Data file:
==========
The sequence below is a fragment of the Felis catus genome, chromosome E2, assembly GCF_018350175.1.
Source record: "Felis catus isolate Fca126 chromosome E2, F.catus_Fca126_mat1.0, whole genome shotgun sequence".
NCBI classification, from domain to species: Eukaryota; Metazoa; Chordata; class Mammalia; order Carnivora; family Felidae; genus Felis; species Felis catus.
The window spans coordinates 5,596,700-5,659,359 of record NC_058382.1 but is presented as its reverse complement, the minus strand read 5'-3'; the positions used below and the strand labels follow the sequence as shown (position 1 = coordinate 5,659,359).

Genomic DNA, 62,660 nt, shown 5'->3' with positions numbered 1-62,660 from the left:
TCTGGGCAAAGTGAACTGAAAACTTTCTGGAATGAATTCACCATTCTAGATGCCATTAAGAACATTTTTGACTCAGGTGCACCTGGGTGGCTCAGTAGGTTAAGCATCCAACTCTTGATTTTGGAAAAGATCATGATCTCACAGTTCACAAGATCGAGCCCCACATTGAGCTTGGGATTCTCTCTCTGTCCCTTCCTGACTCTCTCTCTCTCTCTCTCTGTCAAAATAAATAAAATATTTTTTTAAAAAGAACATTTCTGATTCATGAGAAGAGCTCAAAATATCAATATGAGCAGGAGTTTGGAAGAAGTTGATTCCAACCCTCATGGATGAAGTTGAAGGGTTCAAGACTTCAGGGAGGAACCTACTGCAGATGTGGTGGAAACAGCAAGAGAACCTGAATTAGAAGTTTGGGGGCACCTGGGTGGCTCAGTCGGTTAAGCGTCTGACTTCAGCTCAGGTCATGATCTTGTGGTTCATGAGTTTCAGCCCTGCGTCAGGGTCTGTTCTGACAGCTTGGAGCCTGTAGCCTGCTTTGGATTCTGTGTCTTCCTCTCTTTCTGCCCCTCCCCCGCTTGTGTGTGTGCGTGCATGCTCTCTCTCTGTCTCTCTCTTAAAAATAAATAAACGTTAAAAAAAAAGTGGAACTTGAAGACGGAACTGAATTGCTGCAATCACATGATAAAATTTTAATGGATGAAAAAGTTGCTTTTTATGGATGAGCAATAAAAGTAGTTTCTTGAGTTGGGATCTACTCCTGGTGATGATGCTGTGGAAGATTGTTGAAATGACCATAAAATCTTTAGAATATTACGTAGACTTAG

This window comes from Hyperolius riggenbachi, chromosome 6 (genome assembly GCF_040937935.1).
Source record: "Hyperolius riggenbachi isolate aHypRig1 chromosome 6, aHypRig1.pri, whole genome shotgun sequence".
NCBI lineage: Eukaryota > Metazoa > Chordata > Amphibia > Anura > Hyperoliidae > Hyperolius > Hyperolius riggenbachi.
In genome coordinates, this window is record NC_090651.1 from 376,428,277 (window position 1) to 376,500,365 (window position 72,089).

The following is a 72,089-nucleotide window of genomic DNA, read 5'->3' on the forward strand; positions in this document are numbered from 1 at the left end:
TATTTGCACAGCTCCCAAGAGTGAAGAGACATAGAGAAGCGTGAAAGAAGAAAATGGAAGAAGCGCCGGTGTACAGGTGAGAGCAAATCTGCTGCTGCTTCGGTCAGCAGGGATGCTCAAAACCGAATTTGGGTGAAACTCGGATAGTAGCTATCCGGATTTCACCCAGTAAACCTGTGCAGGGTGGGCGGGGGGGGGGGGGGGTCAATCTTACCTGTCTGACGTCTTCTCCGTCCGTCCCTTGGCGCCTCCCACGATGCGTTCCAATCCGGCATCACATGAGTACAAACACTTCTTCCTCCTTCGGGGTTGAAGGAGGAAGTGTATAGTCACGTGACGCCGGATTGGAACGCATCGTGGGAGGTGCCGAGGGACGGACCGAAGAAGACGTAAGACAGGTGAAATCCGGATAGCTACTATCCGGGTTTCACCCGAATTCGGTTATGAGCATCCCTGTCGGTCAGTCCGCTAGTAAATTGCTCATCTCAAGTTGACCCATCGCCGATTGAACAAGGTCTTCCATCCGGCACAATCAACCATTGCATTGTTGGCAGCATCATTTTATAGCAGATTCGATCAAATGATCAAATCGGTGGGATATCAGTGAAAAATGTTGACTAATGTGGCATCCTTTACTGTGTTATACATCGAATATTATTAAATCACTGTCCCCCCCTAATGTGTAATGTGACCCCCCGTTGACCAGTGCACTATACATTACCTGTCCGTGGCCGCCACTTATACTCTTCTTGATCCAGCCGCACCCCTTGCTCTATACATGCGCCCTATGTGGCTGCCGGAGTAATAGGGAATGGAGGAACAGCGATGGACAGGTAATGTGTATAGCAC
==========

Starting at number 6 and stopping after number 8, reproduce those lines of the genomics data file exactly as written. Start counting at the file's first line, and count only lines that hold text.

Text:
TCTGGGCAAAGTGAACTGAAAACTTTCTGGAATGAATTCACCATTCTAGATGCCATTAAGAACATTTTTGACTCAGGTGCACCTGGGTGGCTCAGTAGGTTAAGCATCCAACTCTTGATTTTGGAAAAGATCATGATCTCACAGTTCACAAGATCGAGCCCCACATTGAGCTTGGGATTCTCTCTCTGTCCCTTCCTGACTCTCTCTCTCTCTCTCTCTGTCAAAATAAATAAAATATTTTTTTAAAAAGAACATTTCTGATTCATGAGAAGAGCTCAAAATATCAATATGAGCAGGAGTTTGGAAGAAGTTGATTCCAACCCTCATGGATGAAGTTGAAGGGTTCAAGACTTCAGGGAGGAACCTACTGCAGATGTGGTGGAAACAGCAAGAGAACCTGAATTAGAAGTTTGGGGGCACCTGGGTGGCTCAGTCGGTTAAGCGTCTGACTTCAGCTCAGGTCATGATCTTGTGGTTCATGAGTTTCAGCCCTGCGTCAGGGTCTGTTCTGACAGCTTGGAGCCTGTAGCCTGCTTTGGATTCTGTGTCTTCCTCTCTTTCTGCCCCTCCCCCGCTTGTGTGTGTGCGTGCATGCTCTCTCTCTGTCTCTCTCTTAAAAATAAATAAACGTTAAAAAAAAAGTGGAACTTGAAGACGGAACTGAATTGCTGCAATCACATGATAAAATTTTAATGGATGAAAAAGTTGCTTTTTATGGATGAGCAATAAAAGTAGTTTCTTGAGTTGGGATCTACTCCTGGTGATGATGCTGTGGAAGATTGTTGAAATGACCATAAAATCTTTAGAATATTACGTAGACTTAG

This window comes from Hyperolius riggenbachi, chromosome 6 (genome assembly GCF_040937935.1).
Source record: "Hyperolius riggenbachi isolate aHypRig1 chromosome 6, aHypRig1.pri, whole genome shotgun sequence".